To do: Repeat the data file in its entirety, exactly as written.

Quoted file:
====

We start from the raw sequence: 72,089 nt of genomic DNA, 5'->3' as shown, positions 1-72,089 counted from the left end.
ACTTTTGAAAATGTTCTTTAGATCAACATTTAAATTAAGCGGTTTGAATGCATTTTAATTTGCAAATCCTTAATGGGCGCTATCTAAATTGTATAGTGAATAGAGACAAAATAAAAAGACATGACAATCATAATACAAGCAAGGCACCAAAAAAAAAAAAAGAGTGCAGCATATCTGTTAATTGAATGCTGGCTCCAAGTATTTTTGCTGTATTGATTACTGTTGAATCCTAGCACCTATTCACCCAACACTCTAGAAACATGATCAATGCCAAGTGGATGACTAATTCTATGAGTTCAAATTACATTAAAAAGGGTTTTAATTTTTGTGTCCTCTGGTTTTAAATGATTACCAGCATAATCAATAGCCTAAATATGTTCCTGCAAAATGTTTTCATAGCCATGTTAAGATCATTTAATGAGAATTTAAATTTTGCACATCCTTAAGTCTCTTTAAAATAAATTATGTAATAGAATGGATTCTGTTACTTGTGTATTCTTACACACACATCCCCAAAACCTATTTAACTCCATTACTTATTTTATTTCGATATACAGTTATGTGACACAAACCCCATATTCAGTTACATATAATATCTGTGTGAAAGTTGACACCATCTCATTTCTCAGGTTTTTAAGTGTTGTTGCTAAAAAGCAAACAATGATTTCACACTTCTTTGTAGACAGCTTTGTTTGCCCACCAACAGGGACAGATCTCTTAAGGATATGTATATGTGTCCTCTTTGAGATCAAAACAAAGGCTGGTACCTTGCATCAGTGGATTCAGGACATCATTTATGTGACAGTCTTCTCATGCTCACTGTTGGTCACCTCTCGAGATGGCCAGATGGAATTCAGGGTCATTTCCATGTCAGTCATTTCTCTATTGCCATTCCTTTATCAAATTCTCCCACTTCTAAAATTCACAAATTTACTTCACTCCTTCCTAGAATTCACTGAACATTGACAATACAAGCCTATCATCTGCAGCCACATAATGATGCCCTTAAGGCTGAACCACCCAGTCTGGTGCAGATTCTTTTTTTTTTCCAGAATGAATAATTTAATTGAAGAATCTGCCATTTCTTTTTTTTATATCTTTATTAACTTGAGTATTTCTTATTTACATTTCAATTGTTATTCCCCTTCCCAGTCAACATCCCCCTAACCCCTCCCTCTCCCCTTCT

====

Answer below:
We start from the raw sequence: 72,089 nt of genomic DNA, 5'->3' as shown, positions 1-72,089 counted from the left end.
ACTTTTGAAAATGTTCTTTAGATCAACATTTAAATTAAGCGGTTTGAATGCATTTTAATTTGCAAATCCTTAATGGGCGCTATCTAAATTGTATAGTGAATAGAGACAAAATAAAAAGACATGACAATCATAATACAAGCAAGGCACCAAAAAAAAAAAAAGAGTGCAGCATATCTGTTAATTGAATGCTGGCTCCAAGTATTTTTGCTGTATTGATTACTGTTGAATCCTAGCACCTATTCACCCAACACTCTAGAAACATGATCAATGCCAAGTGGATGACTAATTCTATGAGTTCAAATTACATTAAAAAGGGTTTTAATTTTTGTGTCCTCTGGTTTTAAATGATTACCAGCATAATCAATAGCCTAAATATGTTCCTGCAAAATGTTTTCATAGCCATGTTAAGATCATTTAATGAGAATTTAAATTTTGCACATCCTTAAGTCTCTTTAAAATAAATTATGTAATAGAATGGATTCTGTTACTTGTGTATTCTTACACACACATCCCCAAAACCTATTTAACTCCATTACTTATTTTATTTCGATATACAGTTATGTGACACAAACCCCATATTCAGTTACATATAATATCTGTGTGAAAGTTGACACCATCTCATTTCTCAGGTTTTTAAGTGTTGTTGCTAAAAAGCAAACAATGATTTCACACTTCTTTGTAGACAGCTTTGTTTGCCCACCAACAGGGACAGATCTCTTAAGGATATGTATATGTGTCCTCTTTGAGATCAAAACAAAGGCTGGTACCTTGCATCAGTGGATTCAGGACATCATTTATGTGACAGTCTTCTCATGCTCACTGTTGGTCACCTCTCGAGATGGCCAGATGGAATTCAGGGTCATTTCCATGTCAGTCATTTCTCTATTGCCATTCCTTTATCAAATTCTCCCACTTCTAAAATTCACAAATTTACTTCACTCCTTCCTAGAATTCACTGAACATTGACAATACAAGCCTATCATCTGCAGCCACATAATGATGCCCTTAAGGCTGAACCACCCAGTCTGGTGCAGATTCTTTTTTTTTTCCAGAATGAATAATTTAATTGAAGAATCTGCCATTTCTTTTTTTTATATCTTTATTAACTTGAGTATTTCTTATTTACATTTCAATTGTTATTCCCCTTCCCAGTCAACATCCCCCTAACCCCTCCCTCTCCCCTTCT